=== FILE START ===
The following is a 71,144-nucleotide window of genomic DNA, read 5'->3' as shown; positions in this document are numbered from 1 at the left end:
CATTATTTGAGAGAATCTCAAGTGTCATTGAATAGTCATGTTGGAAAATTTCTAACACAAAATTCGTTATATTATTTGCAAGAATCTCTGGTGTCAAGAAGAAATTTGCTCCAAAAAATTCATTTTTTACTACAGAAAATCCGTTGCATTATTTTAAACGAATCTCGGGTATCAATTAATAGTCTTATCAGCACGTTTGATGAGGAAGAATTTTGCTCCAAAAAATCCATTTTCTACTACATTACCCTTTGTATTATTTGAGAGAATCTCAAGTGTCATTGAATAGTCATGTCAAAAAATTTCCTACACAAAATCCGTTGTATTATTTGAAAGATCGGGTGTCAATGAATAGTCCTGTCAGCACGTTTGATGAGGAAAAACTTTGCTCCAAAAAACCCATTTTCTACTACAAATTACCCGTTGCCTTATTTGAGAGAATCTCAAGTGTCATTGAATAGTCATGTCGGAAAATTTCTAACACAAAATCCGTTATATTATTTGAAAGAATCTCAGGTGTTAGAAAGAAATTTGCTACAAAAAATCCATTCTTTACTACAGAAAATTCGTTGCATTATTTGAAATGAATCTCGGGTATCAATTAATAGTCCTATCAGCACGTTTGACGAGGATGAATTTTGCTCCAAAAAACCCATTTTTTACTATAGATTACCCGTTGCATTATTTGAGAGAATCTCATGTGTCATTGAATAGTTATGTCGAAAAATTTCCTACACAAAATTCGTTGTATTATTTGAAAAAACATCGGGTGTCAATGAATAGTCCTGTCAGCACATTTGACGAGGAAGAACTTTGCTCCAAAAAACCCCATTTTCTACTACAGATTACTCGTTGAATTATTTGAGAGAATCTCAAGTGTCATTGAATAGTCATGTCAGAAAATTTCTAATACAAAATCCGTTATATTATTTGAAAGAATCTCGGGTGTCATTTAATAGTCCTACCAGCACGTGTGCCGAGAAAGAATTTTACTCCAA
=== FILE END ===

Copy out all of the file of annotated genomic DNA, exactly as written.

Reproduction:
The following is a 71,144-nucleotide window of genomic DNA, read 5'->3' as shown; positions in this document are numbered from 1 at the left end:
CATTATTTGAGAGAATCTCAAGTGTCATTGAATAGTCATGTTGGAAAATTTCTAACACAAAATTCGTTATATTATTTGCAAGAATCTCTGGTGTCAAGAAGAAATTTGCTCCAAAAAATTCATTTTTTACTACAGAAAATCCGTTGCATTATTTTAAACGAATCTCGGGTATCAATTAATAGTCTTATCAGCACGTTTGATGAGGAAGAATTTTGCTCCAAAAAATCCATTTTCTACTACATTACCCTTTGTATTATTTGAGAGAATCTCAAGTGTCATTGAATAGTCATGTCAAAAAATTTCCTACACAAAATCCGTTGTATTATTTGAAAGATCGGGTGTCAATGAATAGTCCTGTCAGCACGTTTGATGAGGAAAAACTTTGCTCCAAAAAACCCATTTTCTACTACAAATTACCCGTTGCCTTATTTGAGAGAATCTCAAGTGTCATTGAATAGTCATGTCGGAAAATTTCTAACACAAAATCCGTTATATTATTTGAAAGAATCTCAGGTGTTAGAAAGAAATTTGCTACAAAAAATCCATTCTTTACTACAGAAAATTCGTTGCATTATTTGAAATGAATCTCGGGTATCAATTAATAGTCCTATCAGCACGTTTGACGAGGATGAATTTTGCTCCAAAAAACCCATTTTTTACTATAGATTACCCGTTGCATTATTTGAGAGAATCTCATGTGTCATTGAATAGTTATGTCGAAAAATTTCCTACACAAAATTCGTTGTATTATTTGAAAAAACATCGGGTGTCAATGAATAGTCCTGTCAGCACATTTGACGAGGAAGAACTTTGCTCCAAAAAACCCCATTTTCTACTACAGATTACTCGTTGAATTATTTGAGAGAATCTCAAGTGTCATTGAATAGTCATGTCAGAAAATTTCTAATACAAAATCCGTTATATTATTTGAAAGAATCTCGGGTGTCATTTAATAGTCCTACCAGCACGTGTGCCGAGAAAGAATTTTACTCCAA